Washington County Hospital (WCH) has begun implementation of a new emergency medicine staffing model. WCH is transitioning from on-site physicians to providing certified trauma-trained nurse practitioners in its emergency room (ER), with physician oversight.
In addition to staffing the ER with highly-trained advanced nurse practitioners, WCH will utilize telemedicine technology connections to consult with ER physicians at SSM Health Cardinal Glennon Hospital-St. Louis for pediatric patients, SSM Health Good Samaritan Hospital-Mt. Vernon, SSM Health St. Mary’s Hospital-Centralia, and SSM Health SLU Hospital in St. Louis (as part of the Mid-America Stroke Network) to treat patients and/or stabilize for transfer to a tertiary level facility.
While this concept may be brand new to WCH, it’s not new to similar hospitals around the country. Critical access hospitals (CAHs), like WCH, are more likely to be staffed by physician assistants (PAs) or nurse practitioners (NPs), according to research presented at the 2016 meeting of the American Academy of Physician Assistants (AAPA). “Emergency care for our patients is the primary reason to keep rural hospitals in local communities,” says Nancy Newby, Chief Executive Officer, WCH. “That’s why WCH is partnering with SSM Health and Midwest Emergency Department Service (MEDS) to provide a new model of cost-effective emergency care that will focus on providing an exceptional patient experience.”
Emergency department patients at rural hospitals using telemedicine see a clinician, such as advanced nurse practitioners, six (6) minutes sooner than patients in hospitals that have no such technology, a recent study from the University of Iowa shows. And if that first clinician assessment is through a telemedicine encounter, as was the case with 42% of the interactions examined in the study, the door-to-provider time is shortened by nearly 15 minutes, says study lead author Nicholas Mohr, MD, an emergency physician and associate professor at the Carver College of Medicine at the University of Iowa.
New ER Staff
The advanced nurse practitioners who will be staffing the ER at WCH include:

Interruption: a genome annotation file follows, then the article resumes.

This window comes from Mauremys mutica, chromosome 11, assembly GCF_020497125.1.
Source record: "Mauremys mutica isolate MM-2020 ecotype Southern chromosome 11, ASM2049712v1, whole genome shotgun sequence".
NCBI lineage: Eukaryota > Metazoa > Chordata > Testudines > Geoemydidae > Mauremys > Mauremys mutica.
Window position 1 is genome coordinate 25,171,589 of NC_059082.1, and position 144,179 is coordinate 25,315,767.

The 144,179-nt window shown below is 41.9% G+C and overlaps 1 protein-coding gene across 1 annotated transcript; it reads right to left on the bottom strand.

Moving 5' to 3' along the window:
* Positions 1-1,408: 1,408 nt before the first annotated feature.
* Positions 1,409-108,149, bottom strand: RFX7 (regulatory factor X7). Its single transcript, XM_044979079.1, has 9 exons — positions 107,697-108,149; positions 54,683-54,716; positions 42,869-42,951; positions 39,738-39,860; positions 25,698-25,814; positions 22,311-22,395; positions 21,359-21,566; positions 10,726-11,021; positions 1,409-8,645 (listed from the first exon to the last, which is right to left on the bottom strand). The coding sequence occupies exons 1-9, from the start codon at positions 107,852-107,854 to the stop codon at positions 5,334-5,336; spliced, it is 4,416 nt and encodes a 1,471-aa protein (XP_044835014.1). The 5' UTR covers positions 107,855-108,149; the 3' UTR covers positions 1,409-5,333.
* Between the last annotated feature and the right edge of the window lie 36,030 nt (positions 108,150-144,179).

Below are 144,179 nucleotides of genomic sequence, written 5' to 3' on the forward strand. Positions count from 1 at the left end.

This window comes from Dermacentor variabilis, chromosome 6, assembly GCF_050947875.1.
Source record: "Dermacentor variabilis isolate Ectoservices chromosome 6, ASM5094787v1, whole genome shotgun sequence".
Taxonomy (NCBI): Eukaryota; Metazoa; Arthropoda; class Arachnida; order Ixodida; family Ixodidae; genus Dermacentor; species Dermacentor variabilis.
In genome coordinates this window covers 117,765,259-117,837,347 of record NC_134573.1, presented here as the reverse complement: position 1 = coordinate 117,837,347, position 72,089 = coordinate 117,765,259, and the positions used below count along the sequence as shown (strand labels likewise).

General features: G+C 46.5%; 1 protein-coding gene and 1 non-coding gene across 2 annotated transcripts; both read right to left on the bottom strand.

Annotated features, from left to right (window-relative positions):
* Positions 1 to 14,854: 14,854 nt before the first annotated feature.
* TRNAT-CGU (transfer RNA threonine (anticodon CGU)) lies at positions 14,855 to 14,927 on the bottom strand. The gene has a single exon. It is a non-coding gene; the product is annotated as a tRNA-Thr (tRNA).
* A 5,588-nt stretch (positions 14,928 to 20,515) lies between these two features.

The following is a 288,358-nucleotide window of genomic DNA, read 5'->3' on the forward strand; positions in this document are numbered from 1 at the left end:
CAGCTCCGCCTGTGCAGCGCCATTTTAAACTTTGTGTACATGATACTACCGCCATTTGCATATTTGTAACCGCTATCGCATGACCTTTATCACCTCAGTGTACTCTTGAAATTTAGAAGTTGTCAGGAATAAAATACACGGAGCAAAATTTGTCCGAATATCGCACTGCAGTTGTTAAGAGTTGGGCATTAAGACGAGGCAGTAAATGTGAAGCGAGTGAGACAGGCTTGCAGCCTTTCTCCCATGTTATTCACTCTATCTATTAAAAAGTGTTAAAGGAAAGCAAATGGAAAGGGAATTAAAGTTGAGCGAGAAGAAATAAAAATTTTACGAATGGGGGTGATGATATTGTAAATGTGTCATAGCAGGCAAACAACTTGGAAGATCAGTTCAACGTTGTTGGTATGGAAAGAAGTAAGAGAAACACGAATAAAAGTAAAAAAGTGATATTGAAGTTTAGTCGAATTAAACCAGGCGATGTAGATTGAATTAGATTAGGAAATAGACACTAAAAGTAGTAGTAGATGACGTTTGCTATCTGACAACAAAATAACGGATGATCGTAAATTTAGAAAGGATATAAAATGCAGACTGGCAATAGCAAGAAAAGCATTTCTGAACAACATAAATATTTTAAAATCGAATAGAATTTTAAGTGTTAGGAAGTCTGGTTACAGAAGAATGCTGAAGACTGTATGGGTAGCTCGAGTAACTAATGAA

• Leslie Williams, RN, MSN, FNP-BC, possesses more than 10+ years of hospital ER and urgent care experience in six metro east/southern Illinois locations while holding board certification (since 2008) from the American Nurses Credentialing Center (ANCC), a subsidiary of the American Nurses Association (ANA), is a certification body for nursing board certification and the largest certification body for advanced practice registered nurses in the United States.
• Dr. Richard Baker, DNP, NP-C, a board-certified family nurse practitioner with 21 years of experience in emergency medicine, family practice, occupational medicine, long term care, residential care, hospice/palliative care, wound care and geriatrics. Dr. Baker received his Doctor of Nursing Practice degree from Saint Louis University (2014); he also holds certifications in advanced trauma life support (ATLS), advanced cardiac life support (ACLS), pediatric advanced life support (PALS), and basic life support (BLS).
• Derek Pechacek, FNP-C, is certified by the American Academy of Nurse practitioners (AANP) and also holds registered nurse licensures in Illinois and Missouri; he also possesses ACLS, PALS, and BLS certifications; and brings more than eight (8) years of emergency room experience working at St. Anthony’s Hospital in Alton (IL), HSHS St. Elizabeth’s Hospital and Urgicare Center (Belleville and O’Fallon), and Barnes-Jewish Hospital (St. Louis, MO).
• Elizabeth Raye Kraus, APN, MSN, FNP-BC, has more than seven (7) years of emergency room experience encompassing HSHS St. Elizabeth’s Hospital and Urgicare Center (Belleville and O’Fallon), SSM Health St. Mary’s Hospital-Centralia, HSHS St. Joseph’s Hospital-Highland, HSHS St. Joseph’s Carlyle Immediate Care, HSHS St. Joseph’s Hospital-Litchfield (IL), Belleville Memorial Hospital, and Sparta Community Hospital; she holds a national certification from the American Nurses Credentialing Center (ANCC), is PALS and ACLS trained, and currently holds an Illinois RN license.
The University of Iowa study also shows that most patient encounters in rural ERs can be completed by local staff without an outside consultation.
The consultation rate was about 3.5%, meaning that if 30 people walked into a rural emergency department, 29 were going to be treated without ever consulting the telemedicine provider.
However, that 30th person is the one that the local clinician pushes the button and asks for consultation in the treatment of the patient.
This type of enhanced service at WCH wouldn’t be possible without its partnership with SSM Health in Southern Illinois, which was announced back in May.
“In today’s health care environment, it is important for hospitals to establish alignment with a strong system,” says Newby. “This is just one example of the resources WCH gains from SSM Health to assist in guiding our future. Our priority is to ensure quality health care is provided in our community for the long term future.”
ER Open House Event
Washington County residents have an opportunity to personally meet all four (4) advanced nurse practitioners during an open house event on Wednesday, August 1, 9am – 11am in the ER at Washington County Hospital. This free event is being offered for local residents to meet the newest members of the WCH emergency medicine team.